A tough weekend in ACLF Towers. The joy of the shooting down The Walrus was tempered by the harsh realities of Sunday League football for Number Two son, his side lost a top of the table tussle by the odd goal in three with the decisive moment coming with seconds to go. It was just like watching 2011-12 pre-Christmas Arsenal, possession dominated with no real cutting edge. Having clawed themselves back into the match with a late equaliser, they thought their job was done in salvaging a point. The callowness of youth, eh?
And this morning’s back pages might bring some joy to the manager. Normally the belief goes that players who depart the club have peaked in their careers but that cannot be said of van Persie or Cole. Behaviourally, they are scraping the barrel and somewhere in the recesses of his id, Wenger has allowed himself a small, “Hah!” with a clenched fist.
Arsène has been talking the team up – he always does – but this time the squad showed character with back-to-back wins in key games following a defeat. A week in football is a damn sight quicker than a week in politics which is a bit of a mixed blessing since the news will be focussing on the loathsome duo whilst they chat up the twinset and pearls brigade. The international break by comparison will feel like a lifetime. It’s a horrible time of the season, interruptions constant for the first three months, momentum which has built up is lost temporarily.
Back to the manager. Wenger worked with Glenn Hoddle at Monaco and was genuinely appreciative of the player. Back in 1983 Arsenal were interested in buying the Tottenham midfielder but like so many stories since, this one came to nought. I think Terry Neill was closer to buying Johan Neeskens than the club ever got to signing the Queen of Golders Green. There is no doubt that Hoddle was the most gifted player of his generation but with that came the almost obligatory inconsistency and he was certainly easier to keep quiet in a match than Santi Cazorla, the player who drew comparisons from Wenger following his Man of the Match display at Upton Park,
He is right-footed but, when you watch him play, you don’t know that. We had Glenn Hoddle and he was like that – left, right, you could not say which was strongest and Cazorla, on that front, is similar. I don’t remember anyone else I have worked with who was as much as that two-footed. Cazorla makes everybody [he plays with] a better player.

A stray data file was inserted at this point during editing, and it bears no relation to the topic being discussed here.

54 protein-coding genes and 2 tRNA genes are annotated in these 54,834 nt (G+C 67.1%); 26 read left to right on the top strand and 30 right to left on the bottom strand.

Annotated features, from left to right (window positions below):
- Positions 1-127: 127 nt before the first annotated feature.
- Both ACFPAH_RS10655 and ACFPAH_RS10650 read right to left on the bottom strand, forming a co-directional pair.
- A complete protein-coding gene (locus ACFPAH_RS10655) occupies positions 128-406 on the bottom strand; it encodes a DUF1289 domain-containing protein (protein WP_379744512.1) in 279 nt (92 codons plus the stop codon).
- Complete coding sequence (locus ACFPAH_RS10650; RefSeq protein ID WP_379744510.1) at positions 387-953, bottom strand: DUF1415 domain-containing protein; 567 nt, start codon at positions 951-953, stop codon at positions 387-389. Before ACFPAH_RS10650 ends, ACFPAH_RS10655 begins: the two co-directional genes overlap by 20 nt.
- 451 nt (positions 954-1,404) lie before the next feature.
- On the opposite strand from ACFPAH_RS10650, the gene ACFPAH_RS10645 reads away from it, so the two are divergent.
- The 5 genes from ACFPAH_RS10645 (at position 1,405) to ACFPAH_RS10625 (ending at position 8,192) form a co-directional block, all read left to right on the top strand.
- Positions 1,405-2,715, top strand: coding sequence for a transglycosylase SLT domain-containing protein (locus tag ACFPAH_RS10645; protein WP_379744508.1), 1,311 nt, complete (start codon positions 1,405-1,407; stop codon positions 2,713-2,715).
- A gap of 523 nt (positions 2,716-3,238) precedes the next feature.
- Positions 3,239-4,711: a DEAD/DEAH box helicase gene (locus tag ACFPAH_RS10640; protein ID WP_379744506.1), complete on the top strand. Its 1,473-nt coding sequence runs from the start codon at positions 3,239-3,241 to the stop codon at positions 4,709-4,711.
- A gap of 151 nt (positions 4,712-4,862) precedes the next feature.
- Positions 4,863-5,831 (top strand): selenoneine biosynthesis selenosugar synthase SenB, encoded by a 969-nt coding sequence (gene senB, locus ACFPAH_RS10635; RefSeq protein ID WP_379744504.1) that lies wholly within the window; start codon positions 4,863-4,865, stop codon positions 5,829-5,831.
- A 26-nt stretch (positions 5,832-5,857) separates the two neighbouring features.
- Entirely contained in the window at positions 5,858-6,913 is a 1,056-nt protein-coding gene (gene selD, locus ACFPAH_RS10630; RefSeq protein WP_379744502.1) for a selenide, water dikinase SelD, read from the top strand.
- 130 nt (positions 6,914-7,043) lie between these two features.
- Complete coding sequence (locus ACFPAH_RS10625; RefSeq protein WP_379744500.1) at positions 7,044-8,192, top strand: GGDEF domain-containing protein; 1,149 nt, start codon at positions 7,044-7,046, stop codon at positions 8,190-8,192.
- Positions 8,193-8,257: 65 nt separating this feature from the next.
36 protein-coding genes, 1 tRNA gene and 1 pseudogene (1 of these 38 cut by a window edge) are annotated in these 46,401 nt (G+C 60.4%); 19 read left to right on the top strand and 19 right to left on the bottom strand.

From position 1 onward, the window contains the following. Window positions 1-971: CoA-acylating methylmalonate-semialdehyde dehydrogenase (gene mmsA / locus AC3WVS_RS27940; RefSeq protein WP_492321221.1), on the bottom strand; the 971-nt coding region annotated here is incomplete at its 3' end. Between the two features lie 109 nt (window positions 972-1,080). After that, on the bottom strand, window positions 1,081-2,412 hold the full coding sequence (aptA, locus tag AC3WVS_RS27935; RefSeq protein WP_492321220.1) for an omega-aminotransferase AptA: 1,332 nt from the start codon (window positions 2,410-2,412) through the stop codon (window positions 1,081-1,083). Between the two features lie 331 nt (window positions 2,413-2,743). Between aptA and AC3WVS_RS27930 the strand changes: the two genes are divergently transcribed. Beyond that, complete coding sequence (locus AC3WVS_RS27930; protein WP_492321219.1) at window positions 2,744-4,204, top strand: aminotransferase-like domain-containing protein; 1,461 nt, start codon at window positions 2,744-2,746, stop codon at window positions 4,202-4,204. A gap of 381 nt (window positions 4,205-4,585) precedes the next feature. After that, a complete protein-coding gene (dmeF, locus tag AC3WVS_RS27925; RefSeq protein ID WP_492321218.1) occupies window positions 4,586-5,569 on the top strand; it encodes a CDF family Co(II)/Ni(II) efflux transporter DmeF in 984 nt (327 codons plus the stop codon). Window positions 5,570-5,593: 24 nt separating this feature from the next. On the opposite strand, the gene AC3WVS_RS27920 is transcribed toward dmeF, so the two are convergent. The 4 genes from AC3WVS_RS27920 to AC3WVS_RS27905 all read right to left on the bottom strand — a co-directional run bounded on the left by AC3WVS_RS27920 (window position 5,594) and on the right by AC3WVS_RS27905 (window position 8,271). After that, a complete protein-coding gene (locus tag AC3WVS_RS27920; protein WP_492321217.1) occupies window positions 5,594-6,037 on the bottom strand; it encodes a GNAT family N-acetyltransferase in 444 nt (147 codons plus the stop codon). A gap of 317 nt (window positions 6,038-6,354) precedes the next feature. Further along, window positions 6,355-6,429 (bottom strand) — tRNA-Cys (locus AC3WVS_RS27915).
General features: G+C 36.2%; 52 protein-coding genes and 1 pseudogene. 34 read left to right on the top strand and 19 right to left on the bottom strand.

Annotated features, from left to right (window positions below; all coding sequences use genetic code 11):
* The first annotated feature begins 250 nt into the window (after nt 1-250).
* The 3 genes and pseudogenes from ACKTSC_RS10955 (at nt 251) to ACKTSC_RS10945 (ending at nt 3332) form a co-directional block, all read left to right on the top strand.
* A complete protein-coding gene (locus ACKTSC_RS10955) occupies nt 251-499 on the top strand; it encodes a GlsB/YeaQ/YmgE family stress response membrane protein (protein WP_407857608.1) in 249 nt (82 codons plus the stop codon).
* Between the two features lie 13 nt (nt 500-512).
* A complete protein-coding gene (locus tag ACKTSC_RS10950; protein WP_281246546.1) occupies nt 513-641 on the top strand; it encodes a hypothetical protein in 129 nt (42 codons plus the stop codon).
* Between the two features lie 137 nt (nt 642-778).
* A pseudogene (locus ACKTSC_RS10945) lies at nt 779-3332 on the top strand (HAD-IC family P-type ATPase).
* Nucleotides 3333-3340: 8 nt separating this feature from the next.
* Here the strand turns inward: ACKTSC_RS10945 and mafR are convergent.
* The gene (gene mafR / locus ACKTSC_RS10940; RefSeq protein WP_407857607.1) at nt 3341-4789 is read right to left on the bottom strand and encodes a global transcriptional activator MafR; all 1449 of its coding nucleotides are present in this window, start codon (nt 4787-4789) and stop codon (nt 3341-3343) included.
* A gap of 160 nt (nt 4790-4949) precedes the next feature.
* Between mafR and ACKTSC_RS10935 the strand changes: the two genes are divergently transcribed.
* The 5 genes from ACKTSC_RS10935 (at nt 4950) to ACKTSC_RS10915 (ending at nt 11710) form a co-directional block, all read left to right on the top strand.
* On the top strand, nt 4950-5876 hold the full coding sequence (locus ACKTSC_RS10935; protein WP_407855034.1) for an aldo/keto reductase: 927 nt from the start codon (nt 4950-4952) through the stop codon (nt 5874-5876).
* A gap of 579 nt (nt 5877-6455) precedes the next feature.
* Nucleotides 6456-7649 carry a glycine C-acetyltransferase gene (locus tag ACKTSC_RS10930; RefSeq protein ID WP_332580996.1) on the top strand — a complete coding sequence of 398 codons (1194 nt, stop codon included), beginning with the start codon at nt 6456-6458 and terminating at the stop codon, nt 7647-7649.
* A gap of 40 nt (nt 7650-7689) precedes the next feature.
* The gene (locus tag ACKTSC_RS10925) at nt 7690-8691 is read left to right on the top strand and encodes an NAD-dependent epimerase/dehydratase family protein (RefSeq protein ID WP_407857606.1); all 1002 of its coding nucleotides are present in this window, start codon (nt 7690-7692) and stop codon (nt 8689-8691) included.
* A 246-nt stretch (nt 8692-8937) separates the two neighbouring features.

Along with Mikel Arteta, the midfield has certainly two of the most intelligent players we have had at the club in some time. No disrespect to those who have gone before but the Spanish duo are more technically capable and can see the opportunities before others. Players such as Hleb were equally clever with the ball but sometimes lacked the timing, holding onto possession too long or passing too soon for a run that never happened. Perhaps the pair are lifting others to another level of ability, certainly youngsters can only improve through training with individuals of this calibre every day. To think that the sports desks and sofas derided Cazorla’s signing. No doubt they will be the same ones who vote for him in the FWA awards next spring.
Theo Walcott’s representatives will apparently meet with the club and since this is not a first date, a rolled up copy of The Times and a red rose in the lapel buttonhole, will not be necessary. Well, it might be since they’ve probably forgotten what Dick Law looks like, along with everyone else. Is he the Arsenal bogeyman? The tale that Arsène tells the squad for their bedtime stories on Champions League awaydays? I did put a quote in here originally but once you change the name of the bogeyman to Dick Law, it just sounds wrong on about every conceivable level.
It would be good for the squad if Walcott did re-sign, despite the words of his critics, Walcott is a good player who has momentarily lost his way, his focus. But if he is not going to put pen to a new Arsenal contract, then his occupation of purgatory is surely going to continue. Arsène has made the public aware of his high opinion of the player,
Theo’s game is based on movement off the ball, timing and finishing. He can play wide, he can play central. Some say he does not have the build to play up front on his own but you could say that of Messi. It depends on who plays around you and on your individual qualities.
Let’s be honest, that is about the only thing you can compare Messi and Walcott on; they don’t play in the same position, they have entirely different footballing attributes and one looks like a Formula One racing driver whilst the other, well, who knows. Still, as tenuous links go, that’s about the long and short of it. Unless of course, Wenger was bigging him up for a winter transfer to the Barcelona bench, treading the path to Catalan obscurity like so many others before him.